Lake Elmo council deadlocks on vote to hire prosecutor

Some members of the Lake Elmo City Council want a different law firm to provide prosecution services. With one member absent at the March 7 council meeting, council deadlocked in a vote and will continue its discussion March 21.

Lake Elmo hired law firm Eckberg Lammers only one year ago after cutting ties with long-time city attorney Dave Snyder and law firm Johnson and Turner. During the Jan. 5, 2016, council meeting, Councilmember Julie Fliflet pointed out that Snyder is Mayor Mike Pearson’s first cousin and alleged the relationship wasn’t revealed to the council until after Snyder was re-appointed in 2015.

Snyder began working for the city of Lake Elmo in 2008, and Pearson was first elected to the city council in 2010. According to the League of Minnesota Cities, the conflict of interest laws in Minnesota do not directly address conflicts that may arise out of family relationships and that the courts of other states generally have held that family relationship alone has no disqualifying effect on the making of a contract.

In a 3-2 vote, the council voted Jan. 5, 2016, to select the firm Kennedy & Graven to represent the city as general counsel, with Pearson and council member Justin Bloyer dissenting. Johnson and Turner had provided both general counsel and prosecution services to the city, however the city received only one proposal to provide prosecution services after Snyder’s departure. The council accepted the bid from Eckberg Lammers, with attorney Rebecca Christensen acting as the primary chief prosecutor and Joe Van Thomme and Thomas Lehmann taking on lead prosecutor duties and assisting on special cases.

In 2015, Lake Elmo was billed $129,523.70 in legal service by Johnson and Turner; $49,637.50 in prosecution plus $1,560 in reimbursed expenses, and $72,282.50 on general matters and $6,043.70 on specific litigation.

When Eckberg Lammers was selected, the fee schedule set was a retainer of $42,000 a year, billed in monthly installments.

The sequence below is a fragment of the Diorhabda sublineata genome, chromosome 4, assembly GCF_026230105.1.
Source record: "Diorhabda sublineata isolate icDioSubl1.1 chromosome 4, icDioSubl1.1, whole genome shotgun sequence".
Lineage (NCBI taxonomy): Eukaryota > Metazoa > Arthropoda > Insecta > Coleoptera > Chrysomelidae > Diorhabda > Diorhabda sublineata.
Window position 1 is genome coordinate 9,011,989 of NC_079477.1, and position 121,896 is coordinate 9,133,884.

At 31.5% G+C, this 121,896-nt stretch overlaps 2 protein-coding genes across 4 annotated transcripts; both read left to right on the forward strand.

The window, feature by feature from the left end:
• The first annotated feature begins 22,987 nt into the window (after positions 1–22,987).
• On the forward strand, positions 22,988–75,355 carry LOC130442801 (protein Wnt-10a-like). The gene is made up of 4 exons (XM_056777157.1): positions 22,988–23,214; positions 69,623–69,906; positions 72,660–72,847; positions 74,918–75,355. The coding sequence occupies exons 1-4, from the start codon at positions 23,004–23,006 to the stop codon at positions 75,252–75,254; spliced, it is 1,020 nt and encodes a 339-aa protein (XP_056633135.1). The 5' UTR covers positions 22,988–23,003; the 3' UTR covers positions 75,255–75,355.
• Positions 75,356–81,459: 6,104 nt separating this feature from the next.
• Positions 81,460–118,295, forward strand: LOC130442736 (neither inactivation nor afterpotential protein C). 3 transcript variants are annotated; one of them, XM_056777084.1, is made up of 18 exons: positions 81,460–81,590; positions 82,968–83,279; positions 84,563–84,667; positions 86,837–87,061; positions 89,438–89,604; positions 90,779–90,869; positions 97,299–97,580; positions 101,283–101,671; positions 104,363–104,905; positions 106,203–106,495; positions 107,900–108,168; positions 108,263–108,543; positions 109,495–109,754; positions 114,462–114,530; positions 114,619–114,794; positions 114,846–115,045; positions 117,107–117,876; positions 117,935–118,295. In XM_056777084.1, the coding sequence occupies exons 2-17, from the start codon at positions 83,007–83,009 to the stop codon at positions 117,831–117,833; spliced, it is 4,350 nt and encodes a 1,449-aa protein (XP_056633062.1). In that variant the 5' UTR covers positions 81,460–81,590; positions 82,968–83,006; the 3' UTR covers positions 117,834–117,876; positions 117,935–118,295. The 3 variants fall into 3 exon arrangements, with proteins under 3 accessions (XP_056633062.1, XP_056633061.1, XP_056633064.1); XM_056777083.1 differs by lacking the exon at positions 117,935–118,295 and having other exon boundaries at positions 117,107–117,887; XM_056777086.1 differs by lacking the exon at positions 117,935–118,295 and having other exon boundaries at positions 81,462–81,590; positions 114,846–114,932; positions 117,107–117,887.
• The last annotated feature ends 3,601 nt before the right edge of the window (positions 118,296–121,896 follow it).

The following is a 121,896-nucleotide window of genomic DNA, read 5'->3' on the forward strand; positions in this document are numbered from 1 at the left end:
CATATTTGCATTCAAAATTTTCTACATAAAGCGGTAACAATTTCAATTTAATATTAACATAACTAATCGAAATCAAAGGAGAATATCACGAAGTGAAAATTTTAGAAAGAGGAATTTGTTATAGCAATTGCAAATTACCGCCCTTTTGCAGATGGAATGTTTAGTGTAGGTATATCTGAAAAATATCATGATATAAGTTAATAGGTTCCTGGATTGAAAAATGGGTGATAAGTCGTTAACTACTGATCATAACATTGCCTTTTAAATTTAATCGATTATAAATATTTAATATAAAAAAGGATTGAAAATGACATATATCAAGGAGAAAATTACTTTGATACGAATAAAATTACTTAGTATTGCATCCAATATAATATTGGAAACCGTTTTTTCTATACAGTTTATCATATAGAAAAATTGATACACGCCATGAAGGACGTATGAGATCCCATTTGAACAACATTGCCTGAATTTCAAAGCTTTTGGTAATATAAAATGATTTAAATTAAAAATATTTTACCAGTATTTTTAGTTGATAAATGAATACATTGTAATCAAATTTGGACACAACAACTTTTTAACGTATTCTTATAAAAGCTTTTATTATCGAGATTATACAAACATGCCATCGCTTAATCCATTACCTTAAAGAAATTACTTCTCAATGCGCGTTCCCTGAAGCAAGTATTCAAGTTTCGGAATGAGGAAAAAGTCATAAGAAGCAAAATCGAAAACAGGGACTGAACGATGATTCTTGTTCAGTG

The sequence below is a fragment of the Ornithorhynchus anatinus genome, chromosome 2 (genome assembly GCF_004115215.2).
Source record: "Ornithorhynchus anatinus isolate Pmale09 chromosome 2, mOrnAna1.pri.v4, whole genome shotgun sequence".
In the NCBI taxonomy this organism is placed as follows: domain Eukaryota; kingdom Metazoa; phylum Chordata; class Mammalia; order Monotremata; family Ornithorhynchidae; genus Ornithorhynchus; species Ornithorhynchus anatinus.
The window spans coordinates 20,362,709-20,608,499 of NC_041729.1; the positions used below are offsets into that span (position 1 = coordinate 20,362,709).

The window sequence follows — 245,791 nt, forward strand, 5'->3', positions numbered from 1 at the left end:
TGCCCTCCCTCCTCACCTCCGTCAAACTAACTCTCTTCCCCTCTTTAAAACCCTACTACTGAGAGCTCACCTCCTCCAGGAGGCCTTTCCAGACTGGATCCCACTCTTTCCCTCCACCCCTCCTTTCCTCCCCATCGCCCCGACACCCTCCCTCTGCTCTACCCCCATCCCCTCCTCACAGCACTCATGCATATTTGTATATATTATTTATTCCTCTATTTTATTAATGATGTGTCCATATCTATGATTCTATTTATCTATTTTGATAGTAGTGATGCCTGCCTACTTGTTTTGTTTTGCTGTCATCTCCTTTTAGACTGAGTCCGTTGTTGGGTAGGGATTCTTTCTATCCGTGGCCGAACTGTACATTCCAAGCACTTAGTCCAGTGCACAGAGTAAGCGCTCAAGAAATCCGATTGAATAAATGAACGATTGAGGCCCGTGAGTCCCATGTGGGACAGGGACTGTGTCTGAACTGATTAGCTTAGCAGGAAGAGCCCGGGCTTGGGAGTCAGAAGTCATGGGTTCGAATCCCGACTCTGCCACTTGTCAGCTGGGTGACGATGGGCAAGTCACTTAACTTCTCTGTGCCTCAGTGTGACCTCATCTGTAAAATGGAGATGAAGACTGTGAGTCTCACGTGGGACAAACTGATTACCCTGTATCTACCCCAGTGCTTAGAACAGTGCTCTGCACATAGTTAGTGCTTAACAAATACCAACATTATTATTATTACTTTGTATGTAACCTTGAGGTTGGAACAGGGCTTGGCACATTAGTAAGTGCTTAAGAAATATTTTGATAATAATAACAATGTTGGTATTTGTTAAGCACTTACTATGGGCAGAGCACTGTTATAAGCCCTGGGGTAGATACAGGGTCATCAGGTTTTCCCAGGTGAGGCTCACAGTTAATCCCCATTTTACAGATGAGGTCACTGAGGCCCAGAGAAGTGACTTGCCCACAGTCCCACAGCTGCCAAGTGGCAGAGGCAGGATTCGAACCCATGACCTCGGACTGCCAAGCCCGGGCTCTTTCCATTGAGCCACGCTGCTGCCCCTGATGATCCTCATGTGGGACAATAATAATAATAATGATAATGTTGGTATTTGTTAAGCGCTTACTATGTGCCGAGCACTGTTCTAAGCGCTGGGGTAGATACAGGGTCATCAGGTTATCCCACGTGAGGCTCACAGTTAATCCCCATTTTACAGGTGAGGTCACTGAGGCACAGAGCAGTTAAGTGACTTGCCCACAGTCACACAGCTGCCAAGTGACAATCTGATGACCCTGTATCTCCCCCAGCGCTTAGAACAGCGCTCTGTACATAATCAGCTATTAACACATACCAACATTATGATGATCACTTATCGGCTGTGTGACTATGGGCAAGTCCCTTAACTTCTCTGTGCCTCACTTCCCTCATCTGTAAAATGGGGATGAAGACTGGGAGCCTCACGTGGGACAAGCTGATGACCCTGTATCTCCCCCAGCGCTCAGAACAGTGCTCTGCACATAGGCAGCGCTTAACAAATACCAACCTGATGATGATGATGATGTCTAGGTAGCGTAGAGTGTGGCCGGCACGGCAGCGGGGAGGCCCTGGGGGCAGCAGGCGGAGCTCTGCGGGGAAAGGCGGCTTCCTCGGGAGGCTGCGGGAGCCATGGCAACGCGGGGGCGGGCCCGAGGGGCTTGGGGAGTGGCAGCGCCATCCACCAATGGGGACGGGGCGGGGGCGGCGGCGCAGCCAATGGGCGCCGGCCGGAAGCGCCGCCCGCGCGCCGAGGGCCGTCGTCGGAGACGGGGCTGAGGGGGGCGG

This year the city council asked to issue a request for proposals (RFP) for prosecution services. Councilmember Justin Bloyer said he was unhappy that there was only one bid for prosecution services in 2016. This time around, proposals were due to city hall Feb. 14.

“We got about a half dozen proposals,” City Administrator Kristina Handt said. “I did have conversations with our current prosecutor and they are interested in staying on.”

Handt told the council that after she spoke with Eckberg Lammers, the firm offered to lower its fee by $300 per month — about 8.5 percent.

“I have not had any issues with Eckberg Lammers, and I am recommending the council stay with them for prosecution services,” Handt said.

Bloyer said there was not an RFP submitted by Eckberg Lammers, and asked when Handt had spoken with them.

“When you followed up with them, it was after all the other proposals were in?” asked Bloyer.

“Yes,” Handt said.

Fliflet said she was OK with renewing the
contract with Eckberg Lammers because the staff recommended it.
“They are the ones that are working with them — we don’t work with this firm,” Fliflet said. “I feel like that is important in this case.”

Fliflet made a motion to appoint Eckberg Lammers, but the motion failed in a tie — Fliflet and Pearson assenting and Bloyer and Councilmember Christine Nelson disenting. Councilmember Jill Lundgren was absent.

Bloyer moved to appoint Johnson and Turner for city prosecution services, citing a desire to work with a firm that has worked with the city for a length of time.

“The difference for me is highlighted in the staff reports,” Bloyer said. “You will see it many times up here — ‘I don’t know, I wasn’t here.’ We have lost our historical knowledge.”

“It’s not any sort of comment on [Eckberg Lammers’] professional services, but again that historical background, that historical knowledge is important,” Nelson said.

Nelson also had some concerns about the RFP process.

“How the reduction in fees after the fact came through didn’t sit great with me,” Nelson said. “But it’s not a dealbreaker by any means.”

Again, the council deadlocked in a vote to hire Johnson and Turner for prosecution services, with Bloyer and Nelson assenting and Fliflet and Pearson dissenting. The item was tabled until the next city council meeting.

Contact Alicia Lebens at [email protected]